Nano-enabled Recovery of Scarce Metals: From benchtop to startup

In these days of social distancing, everyday electronic devices such as cell phones and laptops are more crucial than ever. But many of these devices, ubiquitous as they are, contain materials that are difficult to come by, called scarce rare earth and specialty elements (RESEs). For example, audio equipment such as speakers, headphones and microphones, frequently contain neodymium magnets. 1  Every iPhone contains eight different rare-earth metals and some smart phones have as many as seventeen rare-earth metals. 2

image by Terence Wright

However, there is a problem, and it’s serious: for many RESE’s, current demand is outstripping the available supply rates. 3  The situation could soon become even worse, because many wind and solar energy technologies also rely on RESEs. 3  To make the problem even more dire, less than 5% of RESEs are currently recycled. 4  Most likely, your last cell phone is buried in a landfill! This is clearly not sustainable and a significant effort is being directed towards ways to improve both the technology and the community infrastructure to improve this situation.

The insides of your smartphone include multiple rare materials One of the most popular methods of recycling metals is  electrowinning . 5-7  This process begins by digesting used products such as electronics with a strong acid, creating a mixture of metal ions in what is commonly referred to as an electronic waste (e-waste) stream. Metals are then recovered from the e-waste by causing the dissolved metal ions to deposit as solid metal atoms onto a negatively charged stainless steel or aluminum sheet.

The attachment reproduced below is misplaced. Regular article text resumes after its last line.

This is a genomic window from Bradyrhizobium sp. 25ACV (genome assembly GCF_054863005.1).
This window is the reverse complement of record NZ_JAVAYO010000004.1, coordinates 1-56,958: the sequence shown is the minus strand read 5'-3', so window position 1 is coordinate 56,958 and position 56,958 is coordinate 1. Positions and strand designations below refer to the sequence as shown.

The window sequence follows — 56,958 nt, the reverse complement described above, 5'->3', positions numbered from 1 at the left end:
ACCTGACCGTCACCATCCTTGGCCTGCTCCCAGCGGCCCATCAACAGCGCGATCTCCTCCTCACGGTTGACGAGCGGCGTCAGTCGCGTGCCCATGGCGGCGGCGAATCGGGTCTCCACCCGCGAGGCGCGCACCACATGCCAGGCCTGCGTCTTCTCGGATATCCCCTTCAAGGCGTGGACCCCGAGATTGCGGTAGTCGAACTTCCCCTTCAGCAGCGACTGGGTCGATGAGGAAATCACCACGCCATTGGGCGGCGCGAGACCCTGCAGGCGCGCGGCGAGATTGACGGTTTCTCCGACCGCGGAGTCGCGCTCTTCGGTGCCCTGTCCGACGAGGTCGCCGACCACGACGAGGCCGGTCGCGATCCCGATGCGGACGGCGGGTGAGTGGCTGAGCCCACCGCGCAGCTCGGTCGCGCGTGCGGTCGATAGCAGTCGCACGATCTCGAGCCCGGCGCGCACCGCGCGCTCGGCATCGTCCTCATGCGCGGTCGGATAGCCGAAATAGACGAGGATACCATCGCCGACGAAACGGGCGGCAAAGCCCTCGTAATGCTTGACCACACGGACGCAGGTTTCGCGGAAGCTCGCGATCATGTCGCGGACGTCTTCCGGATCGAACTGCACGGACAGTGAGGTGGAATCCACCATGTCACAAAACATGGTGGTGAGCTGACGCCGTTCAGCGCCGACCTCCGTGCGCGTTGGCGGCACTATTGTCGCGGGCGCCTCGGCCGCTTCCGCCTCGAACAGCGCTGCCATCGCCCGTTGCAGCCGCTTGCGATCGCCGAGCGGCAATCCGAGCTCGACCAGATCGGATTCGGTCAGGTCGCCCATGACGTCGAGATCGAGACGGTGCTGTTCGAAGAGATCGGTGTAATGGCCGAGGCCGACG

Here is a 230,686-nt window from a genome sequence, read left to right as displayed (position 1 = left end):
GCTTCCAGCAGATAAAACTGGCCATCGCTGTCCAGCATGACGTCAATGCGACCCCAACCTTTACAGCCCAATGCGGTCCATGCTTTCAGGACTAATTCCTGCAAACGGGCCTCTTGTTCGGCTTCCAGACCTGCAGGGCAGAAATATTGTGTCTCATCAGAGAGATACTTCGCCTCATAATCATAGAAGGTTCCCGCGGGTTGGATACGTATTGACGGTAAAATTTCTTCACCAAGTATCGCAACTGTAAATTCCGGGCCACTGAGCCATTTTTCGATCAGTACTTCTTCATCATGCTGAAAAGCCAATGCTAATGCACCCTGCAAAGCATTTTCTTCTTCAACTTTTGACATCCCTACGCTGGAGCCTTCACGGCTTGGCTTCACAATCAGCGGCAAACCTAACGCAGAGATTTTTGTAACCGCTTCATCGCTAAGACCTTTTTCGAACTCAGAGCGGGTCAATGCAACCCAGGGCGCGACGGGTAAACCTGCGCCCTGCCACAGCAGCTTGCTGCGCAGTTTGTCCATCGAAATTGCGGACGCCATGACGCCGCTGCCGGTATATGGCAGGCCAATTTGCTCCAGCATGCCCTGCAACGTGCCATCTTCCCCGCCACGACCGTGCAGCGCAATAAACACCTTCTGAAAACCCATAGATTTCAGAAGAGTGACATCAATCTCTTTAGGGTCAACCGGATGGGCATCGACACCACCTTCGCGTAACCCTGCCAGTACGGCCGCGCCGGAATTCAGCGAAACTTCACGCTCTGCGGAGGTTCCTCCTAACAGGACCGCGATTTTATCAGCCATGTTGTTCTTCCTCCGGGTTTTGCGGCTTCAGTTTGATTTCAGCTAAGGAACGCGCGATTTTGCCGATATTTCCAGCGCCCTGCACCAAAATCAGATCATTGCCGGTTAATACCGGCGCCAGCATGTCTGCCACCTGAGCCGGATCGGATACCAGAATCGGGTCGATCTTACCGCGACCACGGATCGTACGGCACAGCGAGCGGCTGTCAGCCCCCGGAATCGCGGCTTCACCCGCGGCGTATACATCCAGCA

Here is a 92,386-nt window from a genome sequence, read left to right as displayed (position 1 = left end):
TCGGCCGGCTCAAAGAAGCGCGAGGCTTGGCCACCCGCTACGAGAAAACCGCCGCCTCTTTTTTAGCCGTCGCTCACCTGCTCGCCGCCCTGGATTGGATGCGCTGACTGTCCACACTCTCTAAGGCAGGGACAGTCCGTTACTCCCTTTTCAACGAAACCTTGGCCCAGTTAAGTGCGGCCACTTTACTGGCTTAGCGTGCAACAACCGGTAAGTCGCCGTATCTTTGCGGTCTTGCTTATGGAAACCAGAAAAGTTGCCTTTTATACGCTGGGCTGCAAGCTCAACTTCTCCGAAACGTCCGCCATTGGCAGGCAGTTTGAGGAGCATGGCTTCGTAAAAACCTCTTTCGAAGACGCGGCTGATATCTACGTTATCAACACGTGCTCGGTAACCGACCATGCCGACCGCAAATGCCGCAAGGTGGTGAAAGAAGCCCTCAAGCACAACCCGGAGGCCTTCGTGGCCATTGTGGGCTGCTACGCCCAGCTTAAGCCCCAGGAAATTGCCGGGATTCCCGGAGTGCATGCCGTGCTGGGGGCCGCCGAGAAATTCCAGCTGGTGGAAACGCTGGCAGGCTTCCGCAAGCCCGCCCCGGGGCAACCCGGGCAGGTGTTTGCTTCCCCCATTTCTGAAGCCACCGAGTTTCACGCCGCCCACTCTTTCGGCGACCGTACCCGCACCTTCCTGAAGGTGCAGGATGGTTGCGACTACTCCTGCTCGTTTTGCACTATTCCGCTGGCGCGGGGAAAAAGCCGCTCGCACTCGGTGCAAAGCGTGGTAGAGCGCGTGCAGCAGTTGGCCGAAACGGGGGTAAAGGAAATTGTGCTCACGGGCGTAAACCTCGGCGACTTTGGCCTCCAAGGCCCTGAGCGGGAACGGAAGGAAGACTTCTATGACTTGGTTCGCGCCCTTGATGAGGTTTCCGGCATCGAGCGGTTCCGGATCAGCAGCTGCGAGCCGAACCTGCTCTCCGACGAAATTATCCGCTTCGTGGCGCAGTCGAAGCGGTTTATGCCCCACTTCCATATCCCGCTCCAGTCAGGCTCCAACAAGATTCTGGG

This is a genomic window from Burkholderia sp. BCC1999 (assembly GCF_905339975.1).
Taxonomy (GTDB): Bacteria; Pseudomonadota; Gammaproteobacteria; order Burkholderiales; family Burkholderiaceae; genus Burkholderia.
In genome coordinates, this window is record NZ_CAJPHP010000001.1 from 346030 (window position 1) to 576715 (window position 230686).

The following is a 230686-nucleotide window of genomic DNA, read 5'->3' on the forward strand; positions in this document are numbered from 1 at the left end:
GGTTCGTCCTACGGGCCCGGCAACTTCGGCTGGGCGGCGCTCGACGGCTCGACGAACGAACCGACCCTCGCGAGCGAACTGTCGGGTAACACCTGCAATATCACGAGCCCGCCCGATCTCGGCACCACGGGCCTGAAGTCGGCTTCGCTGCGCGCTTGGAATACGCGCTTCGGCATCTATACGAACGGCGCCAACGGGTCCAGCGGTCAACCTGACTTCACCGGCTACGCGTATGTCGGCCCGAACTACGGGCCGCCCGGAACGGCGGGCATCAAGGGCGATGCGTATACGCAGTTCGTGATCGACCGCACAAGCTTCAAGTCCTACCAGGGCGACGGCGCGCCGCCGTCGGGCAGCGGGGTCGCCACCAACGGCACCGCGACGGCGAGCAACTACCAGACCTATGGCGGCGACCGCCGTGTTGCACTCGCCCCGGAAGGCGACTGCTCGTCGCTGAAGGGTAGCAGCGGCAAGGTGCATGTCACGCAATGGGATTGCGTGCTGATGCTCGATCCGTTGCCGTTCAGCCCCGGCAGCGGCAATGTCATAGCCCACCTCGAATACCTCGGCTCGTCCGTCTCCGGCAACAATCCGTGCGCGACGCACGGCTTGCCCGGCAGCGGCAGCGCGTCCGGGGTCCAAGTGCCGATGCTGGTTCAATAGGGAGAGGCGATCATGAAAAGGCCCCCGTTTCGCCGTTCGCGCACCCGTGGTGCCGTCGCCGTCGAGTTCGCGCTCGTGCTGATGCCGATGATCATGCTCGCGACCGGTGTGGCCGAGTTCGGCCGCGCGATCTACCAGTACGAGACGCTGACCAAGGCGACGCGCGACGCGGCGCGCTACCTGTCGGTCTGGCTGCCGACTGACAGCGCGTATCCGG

Zinc electrowinning plant. (Image from Yang et al. 2017, 8 courtesy of Open Access)

This technique works quite well for many bulk metals such as nickel and zinc, 9,10  but the requirement for large and smooth sheets of aluminum or stainless steel mean that a typical electrowinning operation requires a significant amount of space (think of a huge warehouse) to be economically viable. Unfortunately, this conventional approach, called electrodeposition, is impractical for the recovery of many RESEs because of their comparatively low concentrations in most e-waste streams (much less than 1%). 3

Enter nanotechnology! A company called Nth Cycle ( ) was started in 2017 to address the recovery of RESEs from e-waste. The founders were three environmental engineers: Desiree Plata (an Assistant Professor in the Chemical and Environmental Engineering Department at Yale), Megan O’Connor (Dr. Plata’s graduate student at the time), and Chad Vecitis (an Assistant Professor at Harvard at the time). They recognized that carbon nanotubes have unique properties, most notably their high surface area, conductivity and chemical stability that could help extract metals from e-waste using electrodeposition. In contrast to traditional electrowinning, the...